Kinect for life
This week we had an event showcasing medical technology innovation in partnership with Kingston University, the University of Surrey, Brunel University and Microsoft.
Given the revolutionary advances made possible with Microsoft’s Kinect for Windows, Medical professionals and researchers are exploring how computer vision and natural user interfaces can enhance healthcare.
- Fall detection system, Dr Dimitrios Makris, Kingston University
- Facial expression recognition from 3D data, Dr Hongying Meng, Brunel University
- Controlling a smart home, Dr Francisco Florez Revuelta, Kingston University
- Concept to Commercialisation – A strategy for business innovation 2011- 2015– Graham Worsley, Lead Technologist in the Assisted Living Innovation Platform, Technology Strategy Board
- Kinect for Medical and Non-gaming applications: developments at the University of Surrey - Dr Kevin Wells, University of Surrey
- Graham Worsley, Technology Strategy Board
- Prof Malcolm Sperrin, Royal Berkshire Hospital
- Dr Dimitrios Makris, Kingston University
- Dave Brown, Microsoft
- Prof Paolo Remagnino, Kingston University
- Dr Kevin Wells, University of Surrey
- Dr Hongying Meng, Brunel University
- Dr Francisco Florez Revuelta, Kingston University
- Tim Craig, Smart Care UK
Kinect use examples
One of those areas is robotics. The Kinect sensor uses an infrared laser projector and a infrared camera to determine the distance between the Kinect and several hundred of points, thus creating a 3d map of it’s environment.
In Games it’s used to create a representation of your skeleton and in Robotics this is used for example to create a 3d map of a room so that a robot can navigate through it without colliding with objects. All of these features are accessible through the Kinect SDK that lets you access the post processed data (for example skeleton positions) or tap into the raw data if you need to. This is a task that just a few years ago would require months of work, at a PhD level.
Robbosavvy have clever Skeletal functions in the SDK to create a small demo using a Kinect sensor and a small humanoid robot called Robobuilder to demonstrate the capacities of both.
In this sample, we read Kinect’s skeletal data and make a Humanoid Robot mimic the Human’s position.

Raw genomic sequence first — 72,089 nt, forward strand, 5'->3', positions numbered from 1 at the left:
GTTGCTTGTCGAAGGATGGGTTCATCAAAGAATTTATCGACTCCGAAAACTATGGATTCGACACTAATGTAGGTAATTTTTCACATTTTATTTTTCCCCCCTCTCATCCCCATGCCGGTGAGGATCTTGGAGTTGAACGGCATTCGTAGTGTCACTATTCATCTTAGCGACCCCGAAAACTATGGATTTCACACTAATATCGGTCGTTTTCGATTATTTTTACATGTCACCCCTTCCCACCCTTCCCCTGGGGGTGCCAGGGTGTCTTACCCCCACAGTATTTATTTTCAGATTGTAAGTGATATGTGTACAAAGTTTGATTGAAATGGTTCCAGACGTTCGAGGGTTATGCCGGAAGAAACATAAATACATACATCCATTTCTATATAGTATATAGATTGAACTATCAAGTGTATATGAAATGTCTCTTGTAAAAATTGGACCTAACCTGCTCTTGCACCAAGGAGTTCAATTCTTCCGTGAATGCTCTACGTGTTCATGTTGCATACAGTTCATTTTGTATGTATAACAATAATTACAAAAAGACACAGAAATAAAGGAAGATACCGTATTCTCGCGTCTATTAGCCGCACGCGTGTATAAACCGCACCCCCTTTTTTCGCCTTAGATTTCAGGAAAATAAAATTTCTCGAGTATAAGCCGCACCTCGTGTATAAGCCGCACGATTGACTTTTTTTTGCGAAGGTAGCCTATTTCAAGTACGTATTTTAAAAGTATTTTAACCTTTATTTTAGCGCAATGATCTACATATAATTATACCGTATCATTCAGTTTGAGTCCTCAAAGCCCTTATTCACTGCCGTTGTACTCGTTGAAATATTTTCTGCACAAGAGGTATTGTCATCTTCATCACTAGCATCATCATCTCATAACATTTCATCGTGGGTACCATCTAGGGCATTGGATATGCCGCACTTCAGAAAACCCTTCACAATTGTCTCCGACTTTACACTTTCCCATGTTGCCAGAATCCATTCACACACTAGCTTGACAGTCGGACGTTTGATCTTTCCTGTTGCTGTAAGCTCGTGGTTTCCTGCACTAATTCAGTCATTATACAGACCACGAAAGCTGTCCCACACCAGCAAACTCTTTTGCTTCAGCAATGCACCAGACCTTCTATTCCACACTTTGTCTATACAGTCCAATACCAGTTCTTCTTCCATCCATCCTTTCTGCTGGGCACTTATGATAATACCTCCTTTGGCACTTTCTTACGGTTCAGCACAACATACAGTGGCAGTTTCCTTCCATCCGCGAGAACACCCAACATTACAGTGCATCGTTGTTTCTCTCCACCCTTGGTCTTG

The flowchart is quite simple:
Step 1- Read the positions of each person’s joint (in our case Shoulder, Elbow and Wrist ) from Kinect
Step 2- With some trigonometry calculate the angles of the body, to determine for example if the arms are raised or not.
Step 3- That information is then sent to the servos (the motors that move the robot), to position them so that the Robot mimics the movements of that person. (The legs are not tracked otherwise the robot would fall off the table.)
In addition, to keep track of the person when they move side to side (L/R), we created a cool gadget that makes Kinect track you wherever you go.
The magic behind it is simple: you look at the person’s head and rotate Kinect so that the Head is always at the center of the Field of View.
This is a preview into a technology that will be used in the future for example to perform remote surgery or to send robots to work in dangerous areas.
There is currently no standard regarding the control of Robots.
Most small robots, use a low power microcontroller similar to Arduino. This is something like a computer, but much less powerful, however suitable to communicate with sensors, control motors, recharge batteries, etc.
There is a huge variety of these microcontrollers, and even when the more usual types are used, the robot manufacturers usually create their own software to operate the robots.
This causes situations where for example when a program is designed for a given robot, it needs to be completely rewritten if another brand of robot is to be used, even if they are nearly identical at an hardware level.
This where Microsoft Robotics Studio steps in and closes that gap. Robot manufacturers, or the users themselves can design small software modules for each robot, that act as a translator between MRDS and the control system for the robots.
This means that in MSRDS a command, for example to make a humanoid robot step forward, is identical across several brands of robots.
With MSRDS, Robots can now talk to each other, talk to sensors from different manufacturers or be supervised by our own master process (hypervisor) that makes sure everything is working as expected. MSRDS also enables interoperability with complex functionalities hosted on the PC such as Speech Recognition.
Another advantage of MRDS is that it is a tool accessible to wide range of users, regardless of their expertise. Beginners can build Robot behaviours using Visual Programming Language and Advanced users can work with textual programming (any .Net language) to make the most out of MSRDS.
As an example, with one of our most sold robots called Robobuilder, we are able to control it using Voice commands, by using Windows built in Voice Recognition. This is achieved by simply dragging a few boxes in MSRDS Visual Programming Tool. Once all boxes are connected our Robot becomes capable of understanding what we tell him to do.